UPDATE: A heavy downpour didn’t stop dozens of protestors from marching through the streets of Capitol Hill Thursday to encourage neighborhood fast food workers to walk off the job for better pay and the right to organize. Although none appeared to have walked out, earlier in the day there were reports of workers leaving their jobs at Jimmy John’s, Wendy’s, McDonald’s, Subway, and other chain restaurants around the city.
The protest lasted for about an hour, backing up some traffic as strikers and organizers marched from Plymouth Pillars Park, up Pike, then up Broadway. The march was peaceful and there was no reported property damage or police presence. The Capitol Hill march was part of a nationwide day of striking among fast food workers.
Carlos Hernandez, 21, walked off his job at the Broadway Subway earlier in the day. Donning his Subway uniform, Hernandez marched in the afternoon rally and urged his coworker to walk out when the protest reached the Broadway Subway.
“It’s always the same thing in fast food, people are working for eight years and only get a 15 cent raise,” said Hernandez, who also works at the Capitol Hill Chipotle and is a student at Seattle Central Community College. “This is about treating people in the company right.”
“I’m all for worker solidarity … but who does like their job?” Durbin told CHS. “If I walk out I would throw (my coworkers) under the bus.”
The march started with a scheduled 4 PM rally at the Plymouth Pillars Park at Pike and Boren. More 100 people gathered there, including striking fast food workers, union organizers, and a handful of politicians (including Mayor Mike McGinn). Protestors came from as far away as Portland and Tacoma.
Among the chief rallying cries was for Seattle to institute a $15 minimum wage. Increasing the minimum wage is the cornerstone issue in Kshama Sawant’s campaign to unseat city councilman Richard Conlin in this year’s election. Sawant spoke at the rally and joined the march.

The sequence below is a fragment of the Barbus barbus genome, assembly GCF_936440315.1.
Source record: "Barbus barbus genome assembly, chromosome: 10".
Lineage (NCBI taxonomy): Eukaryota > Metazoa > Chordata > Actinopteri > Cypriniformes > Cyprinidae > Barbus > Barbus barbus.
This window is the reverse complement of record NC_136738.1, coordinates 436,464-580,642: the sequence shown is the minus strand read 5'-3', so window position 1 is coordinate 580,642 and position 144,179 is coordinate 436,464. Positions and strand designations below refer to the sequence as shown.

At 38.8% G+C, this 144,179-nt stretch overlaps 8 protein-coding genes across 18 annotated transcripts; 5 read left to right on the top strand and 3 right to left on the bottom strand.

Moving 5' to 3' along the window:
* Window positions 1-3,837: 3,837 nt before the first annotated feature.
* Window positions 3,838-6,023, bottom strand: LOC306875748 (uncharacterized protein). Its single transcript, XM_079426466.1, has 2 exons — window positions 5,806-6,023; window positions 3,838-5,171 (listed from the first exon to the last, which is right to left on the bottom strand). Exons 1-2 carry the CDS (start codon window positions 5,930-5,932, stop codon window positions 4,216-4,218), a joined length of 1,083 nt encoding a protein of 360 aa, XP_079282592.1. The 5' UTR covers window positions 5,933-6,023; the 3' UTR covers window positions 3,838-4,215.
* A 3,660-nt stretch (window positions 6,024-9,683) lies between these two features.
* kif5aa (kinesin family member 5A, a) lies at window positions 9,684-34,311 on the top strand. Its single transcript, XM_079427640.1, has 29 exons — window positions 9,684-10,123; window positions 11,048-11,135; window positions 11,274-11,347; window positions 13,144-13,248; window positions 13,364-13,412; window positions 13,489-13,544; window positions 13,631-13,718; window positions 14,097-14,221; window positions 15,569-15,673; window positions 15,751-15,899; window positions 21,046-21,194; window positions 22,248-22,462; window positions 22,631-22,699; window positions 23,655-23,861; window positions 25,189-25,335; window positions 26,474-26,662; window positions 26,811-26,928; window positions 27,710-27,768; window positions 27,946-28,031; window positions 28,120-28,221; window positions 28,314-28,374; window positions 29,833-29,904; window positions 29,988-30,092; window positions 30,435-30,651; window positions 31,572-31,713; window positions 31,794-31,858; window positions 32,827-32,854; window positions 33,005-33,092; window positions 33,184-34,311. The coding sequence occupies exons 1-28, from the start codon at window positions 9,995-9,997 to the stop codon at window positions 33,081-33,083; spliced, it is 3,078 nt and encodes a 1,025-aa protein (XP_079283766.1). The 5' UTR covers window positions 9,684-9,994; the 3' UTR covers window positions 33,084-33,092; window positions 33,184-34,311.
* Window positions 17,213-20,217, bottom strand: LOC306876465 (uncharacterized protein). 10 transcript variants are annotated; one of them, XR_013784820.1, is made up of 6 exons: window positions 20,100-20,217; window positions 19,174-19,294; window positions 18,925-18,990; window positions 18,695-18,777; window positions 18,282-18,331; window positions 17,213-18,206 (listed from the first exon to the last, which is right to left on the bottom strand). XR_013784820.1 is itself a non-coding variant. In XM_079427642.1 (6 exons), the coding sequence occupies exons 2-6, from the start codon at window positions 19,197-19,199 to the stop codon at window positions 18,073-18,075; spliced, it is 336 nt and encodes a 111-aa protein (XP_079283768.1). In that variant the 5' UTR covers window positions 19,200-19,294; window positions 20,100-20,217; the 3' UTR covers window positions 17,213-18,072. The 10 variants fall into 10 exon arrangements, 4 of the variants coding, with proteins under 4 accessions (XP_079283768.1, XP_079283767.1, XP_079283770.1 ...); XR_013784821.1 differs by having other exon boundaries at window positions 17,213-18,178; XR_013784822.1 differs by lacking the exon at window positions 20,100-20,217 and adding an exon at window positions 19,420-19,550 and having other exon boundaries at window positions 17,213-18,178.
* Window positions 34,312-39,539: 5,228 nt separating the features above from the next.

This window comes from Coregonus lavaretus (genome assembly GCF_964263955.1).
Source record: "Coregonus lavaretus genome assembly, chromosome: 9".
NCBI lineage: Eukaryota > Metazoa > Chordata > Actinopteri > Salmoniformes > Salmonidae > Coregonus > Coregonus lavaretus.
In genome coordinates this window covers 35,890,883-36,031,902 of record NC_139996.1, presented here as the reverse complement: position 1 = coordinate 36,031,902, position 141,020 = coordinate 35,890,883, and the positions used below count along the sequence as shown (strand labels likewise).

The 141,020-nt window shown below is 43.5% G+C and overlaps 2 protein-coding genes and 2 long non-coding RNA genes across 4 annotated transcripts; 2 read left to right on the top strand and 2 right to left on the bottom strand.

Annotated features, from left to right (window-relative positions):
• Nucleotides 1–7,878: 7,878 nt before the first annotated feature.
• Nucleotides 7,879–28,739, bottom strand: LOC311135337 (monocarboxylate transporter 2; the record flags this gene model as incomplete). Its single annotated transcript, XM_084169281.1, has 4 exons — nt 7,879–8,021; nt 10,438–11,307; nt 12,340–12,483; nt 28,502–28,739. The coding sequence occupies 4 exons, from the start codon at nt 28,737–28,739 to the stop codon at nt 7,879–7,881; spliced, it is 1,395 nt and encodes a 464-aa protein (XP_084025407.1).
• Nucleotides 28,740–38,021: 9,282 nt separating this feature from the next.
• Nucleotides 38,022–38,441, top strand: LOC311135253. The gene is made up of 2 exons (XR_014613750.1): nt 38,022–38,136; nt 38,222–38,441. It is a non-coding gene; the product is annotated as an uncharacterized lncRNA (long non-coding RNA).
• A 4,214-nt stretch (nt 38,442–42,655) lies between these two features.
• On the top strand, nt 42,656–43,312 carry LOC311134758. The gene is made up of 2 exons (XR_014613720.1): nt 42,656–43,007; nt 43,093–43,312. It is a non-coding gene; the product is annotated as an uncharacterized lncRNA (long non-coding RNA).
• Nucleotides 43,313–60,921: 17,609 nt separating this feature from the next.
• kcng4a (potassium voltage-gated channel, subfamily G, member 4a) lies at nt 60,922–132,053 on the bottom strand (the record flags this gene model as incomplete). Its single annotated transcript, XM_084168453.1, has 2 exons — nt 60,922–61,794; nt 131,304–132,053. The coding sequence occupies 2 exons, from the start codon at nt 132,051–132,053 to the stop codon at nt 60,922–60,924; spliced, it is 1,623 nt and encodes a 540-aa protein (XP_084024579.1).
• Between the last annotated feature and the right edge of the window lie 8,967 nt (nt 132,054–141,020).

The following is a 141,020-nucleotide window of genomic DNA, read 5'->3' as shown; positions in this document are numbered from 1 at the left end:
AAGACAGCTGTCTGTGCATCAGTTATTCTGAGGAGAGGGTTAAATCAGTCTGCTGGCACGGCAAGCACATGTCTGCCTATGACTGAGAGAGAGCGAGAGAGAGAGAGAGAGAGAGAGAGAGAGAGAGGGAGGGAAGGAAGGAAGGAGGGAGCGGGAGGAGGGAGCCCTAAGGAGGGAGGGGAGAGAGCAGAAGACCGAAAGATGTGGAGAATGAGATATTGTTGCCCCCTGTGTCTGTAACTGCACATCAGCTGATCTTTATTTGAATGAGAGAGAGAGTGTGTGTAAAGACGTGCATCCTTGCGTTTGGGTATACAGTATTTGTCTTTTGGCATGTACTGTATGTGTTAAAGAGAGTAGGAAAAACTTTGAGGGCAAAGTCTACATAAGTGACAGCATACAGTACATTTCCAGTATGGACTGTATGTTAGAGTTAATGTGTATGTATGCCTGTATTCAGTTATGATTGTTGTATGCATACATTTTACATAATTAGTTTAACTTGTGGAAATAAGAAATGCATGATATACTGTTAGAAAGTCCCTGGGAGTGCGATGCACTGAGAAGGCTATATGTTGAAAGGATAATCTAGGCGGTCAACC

Benjamin Roberts, 24, was the only barista working at Victrola when the protestors entered the Pike St. coffee shop to ask him to walk out.
“I support what they’re doing, I would do it if I could have planned for it,” he said. “I would’ve had to shut the whole place down.”
First report: Seattle fast food workers joined others nationwide in walking off their jobs this rainy morning to fight for better wages and the right to organize. Many of the scheduled walkouts were concentrated downtown. Most Capitol Hill chain restaurants and coffee shops appeared to be operating as usual this morning, including the Broadway Subway
and Qdoba that was the site of large protests in May.
Organizers plan to hold a 4 PM rally today at the Plymouth Pillars Park at Pike and Boren. Sage Wilson of Good Jobs Seattle tells CHS those gathered will fan out from the park for more protests at nearby fast food locations. Stay tuned for more.
While no walk outs were reported on the Hill, strike organizers say two employees walked out of the First Hill Jimmy John’s on Madison this morning.
— POC4Progress (@POC4Progress) August 29, 2013
Seattle Police were called to the new Starbucks at Pike and Broadway earlier this morning because there were reports of three people “yelling, throwing around coffee.” CHS found no commotion or signs of strikers a short time later. On Tuesday The Stranger reported on a downtown Starbuck’s barista that had been fired because he ate an uneaten sandwich that was thrown away.The walkouts appear to be targeted at chain restaurants and not the independent and local food/drink establishments around the Hill.
While some of the walkouts and protests were scheduled, including a 7 AM rally in Westlake Park, a handful of other walkouts appear to be more spontaneous as organizers make their rounds throughout the city today. Follow #829strike and #strikepoverty if you want to stay abreast of the action.
Lyft meeting on Capitol Hill
There’s a labor movement of a different type also underway on the Hill tonight. A “community meeting” for drivers and passengers is being held at Boylston Ave E’s Fred Wildlife Refuge starting at 5:30 PM.
Alternatives to traditional taxis and town car services have come under pressure as the Seattle City Council looks at increased regulation in the space. The Seattle Weekly says Thursday night’s gathering is a pre-rally of sorts before the issues comes before the Council again on Tuesday.
Lyft, which bills itself as “peer-to-peer transportation,” allows freelance-style drivers to sign up to provide rides to passengers in exchange for donations calculated by the Lyft app.